First justifications, more cultural differences – transformations and (over-?)convergence As we have seen, strongly individual notions of “privacy” have emerged in the modern West as one of the basic rights of individuals. But justifications for this right vary. As Deborah Johnson has pointed out, in the United States privacy is seen as an intrinsic good (something we take to be valuable in and of itself) and as an extrinsic good – something valuable as a means for another (intrinsic or extrinsic) good.2 In particular: we need privacy to become autonomous selves. That is, we need privacy to cultivate and practice our abilities to reflect and discern our own ethical and political beliefs, for example, and how we might enact these in our daily lives. Privacy is thus a means for the autonomous self to develop its own sense of
distinctive identity and autonomy, along with other important goods such as relationships. Only through privacy, then, can the autonomous self develop that has the capacity to engage in debate and the other practices of a democratic society. In Germany, rights to privacy are likewise considered as a basic right of an autonomous person qua citizen in a democratic society. Privacy is also seen as an instrumental good – primarily as it serves to protect autonomy, the freedom to express one’s opinion, the “right of personality” (Persönlichkeitsrecht), and the freedom to express one’s will.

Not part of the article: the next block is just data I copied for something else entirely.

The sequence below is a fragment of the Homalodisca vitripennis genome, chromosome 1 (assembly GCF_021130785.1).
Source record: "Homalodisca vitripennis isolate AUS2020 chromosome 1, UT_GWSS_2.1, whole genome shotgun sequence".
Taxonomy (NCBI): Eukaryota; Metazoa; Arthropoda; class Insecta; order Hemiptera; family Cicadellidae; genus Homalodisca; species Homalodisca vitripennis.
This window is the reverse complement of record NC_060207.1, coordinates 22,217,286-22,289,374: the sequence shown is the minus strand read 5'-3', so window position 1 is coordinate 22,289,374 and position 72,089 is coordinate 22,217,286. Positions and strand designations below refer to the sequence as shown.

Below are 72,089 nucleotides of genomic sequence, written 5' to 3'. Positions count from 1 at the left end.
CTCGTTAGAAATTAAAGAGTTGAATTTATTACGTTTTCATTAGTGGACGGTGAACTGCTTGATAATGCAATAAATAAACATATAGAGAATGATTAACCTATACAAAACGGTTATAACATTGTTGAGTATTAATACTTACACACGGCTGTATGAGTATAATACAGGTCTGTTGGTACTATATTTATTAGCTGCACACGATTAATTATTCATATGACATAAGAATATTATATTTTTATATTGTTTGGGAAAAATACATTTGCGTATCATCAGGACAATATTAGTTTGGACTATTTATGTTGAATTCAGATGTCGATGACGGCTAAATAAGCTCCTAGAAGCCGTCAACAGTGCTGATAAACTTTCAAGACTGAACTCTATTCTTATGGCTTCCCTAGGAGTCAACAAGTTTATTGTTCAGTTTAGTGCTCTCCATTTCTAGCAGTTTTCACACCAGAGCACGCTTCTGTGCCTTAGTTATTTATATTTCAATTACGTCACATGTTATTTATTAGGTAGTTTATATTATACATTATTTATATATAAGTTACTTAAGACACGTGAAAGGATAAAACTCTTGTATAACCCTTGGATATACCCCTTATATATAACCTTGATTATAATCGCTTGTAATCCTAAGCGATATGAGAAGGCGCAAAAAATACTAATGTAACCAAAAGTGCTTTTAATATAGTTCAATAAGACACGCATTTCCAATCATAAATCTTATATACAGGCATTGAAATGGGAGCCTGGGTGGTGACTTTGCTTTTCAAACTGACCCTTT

By contrast, “privacy” in many Asian cultures and countries has traditionally been understood first of all as a collective rather than an individual privacy – for example, the privacy of the family vis-à-vis the larger societ. Insofar as something resembling individual privacy was considered, such privacy was looked upon in primarily negative ways. For example, Japan’s Pure Land (Jodo- shinsyu) Buddhist tradition emphasizes the notion of Musi, “no-self,” as crucial to the Buddhist project of achieving enlightenment – precisely in the form of the dissolution of the “self,” understood in Buddhism to be not simply an illusion, but a most pernicious one. As the elemental “Fourfold Truths” of Buddhism put it, our discontent or unhappiness as human beings can be traced to desire that can never be fulfilled (because either we will never obtain those objects or, if we do, we will lose them again, especially as time and death take them from us). But such desire, in turn, is generated by the self or ego. Hence, to eliminate the unhappiness of unfulfilled/unfulfillable desire, all we need do is eliminate the ego or self. The Buddhist goal of nirvana, or the “blown-out self,” thus justifies the practice of what from a modern Western perspective amounts to intentionally violating one’s “privacy”: in order to purify and thus eliminate one’s “private mind” – thereby achieving Musi, “no-self” – one should voluntarily share one’s most intimate and shameful secrets